2006 was a year of big changes for Wala. Her childhood friend moved to Neskaupstaður and spoke highly of it, it was a good place to live according to her. “It sounded so peaceful and cosy so I just decided to move to Austurland with her. The first three months were very quiet, to say the least, I felt like there was nobody here and I kind of wanted to go back home to Kópavogur!”

But she didn’t. Instead, she enrolled in Verkmenntaskóli Austurlands (VA) to study hairdressing. She finished the first three semesters and all was going well. “It was a great relief to see that I could study,” she says. “But I would have had to go back south to finish my studies so I quit school and another chapter in my life began. I met a man and had a baby. I had a family and went back to work.”

In 2017 Wala was contacted regarding asylum seekers arriving in Reyðarfjörður and she was asked to manage a learning program for immigrants. “I was really nervous about it,” she says. “But I decided to give it a go. I got to know great teachers in Reyðarfjörður and thought to myself that this was who I wanted to be. I enrolled in the Learning Support Assistant program in VA, finished it and then enrolled in Educational Studies in the University of Akureyri.”

Study material needs to be simplified

When Wala looks back, she says that on the whole, immigrant students do well in elementary school but then they get “lost” in the secondary schools and it’s difficult for them to keep up with the other students. “The study material needs to be simplified for the foreign students,” she says. “They should meet the same criteria but the material needs to be adjusted. It is so difficult when Icelandic is not your native language and it is so demanding for the students that they are at a greater risk of giving up.”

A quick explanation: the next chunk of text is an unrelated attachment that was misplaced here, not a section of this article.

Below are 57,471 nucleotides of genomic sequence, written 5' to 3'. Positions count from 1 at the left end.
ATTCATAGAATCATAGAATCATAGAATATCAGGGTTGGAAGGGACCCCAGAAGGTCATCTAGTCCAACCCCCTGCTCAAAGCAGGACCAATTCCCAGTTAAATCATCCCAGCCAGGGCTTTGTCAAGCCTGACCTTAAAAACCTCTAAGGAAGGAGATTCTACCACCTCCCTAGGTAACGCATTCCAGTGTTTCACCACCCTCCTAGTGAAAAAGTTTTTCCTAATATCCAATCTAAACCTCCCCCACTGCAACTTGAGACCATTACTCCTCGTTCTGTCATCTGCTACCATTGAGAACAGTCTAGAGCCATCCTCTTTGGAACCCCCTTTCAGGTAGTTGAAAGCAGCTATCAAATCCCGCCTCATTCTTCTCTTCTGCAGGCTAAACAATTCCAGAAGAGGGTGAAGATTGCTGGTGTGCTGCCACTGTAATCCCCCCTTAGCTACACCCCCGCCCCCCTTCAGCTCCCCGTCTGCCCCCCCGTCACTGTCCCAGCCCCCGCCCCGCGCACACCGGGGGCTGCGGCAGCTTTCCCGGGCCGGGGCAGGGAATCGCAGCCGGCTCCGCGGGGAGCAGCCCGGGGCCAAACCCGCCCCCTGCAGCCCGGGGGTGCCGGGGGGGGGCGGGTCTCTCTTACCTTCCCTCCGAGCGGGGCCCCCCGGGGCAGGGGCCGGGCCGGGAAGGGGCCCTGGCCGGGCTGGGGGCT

“I always felt like I was part of the group,” says Wala. “I consider myself an Icelander, I am married to an Icelander and I have three children. And I’m not afraid to talk to people. I talk to everybody. I do however understand when kids – and adults – arrive here and have a hard time adjusting because it is difficult and it is challenging, exemplified by my own experience of the school system. We need to work harder than others to achieve the same results as the natives. Simpler study materials would be a gesture of the community adjusting to immigrants which is the key to good relations between people of different backgrounds. It isn’t just immigrants that need to adjust to the Icelandic community. It is also a question of the community adjusting to us.”

Photo of Wala: Esther Ösp Gunnarsdóttir.

Text: Jón Knútur Ásmundsson.

This article is from a special edition of Austurglugginn dedicated to the foreign-born residents of Austurland. The publication is a part of a bigger project hosted within Austurbrú called Voices of foreign-born people in Austurland. It aims to raise awareness of the experiences of the foreign-born population in the region. Our partners in this project are: AFL, Red Cross of Austurland, Austurland Publishing Company, Fjarðabyggð og Fljótsdalshérað.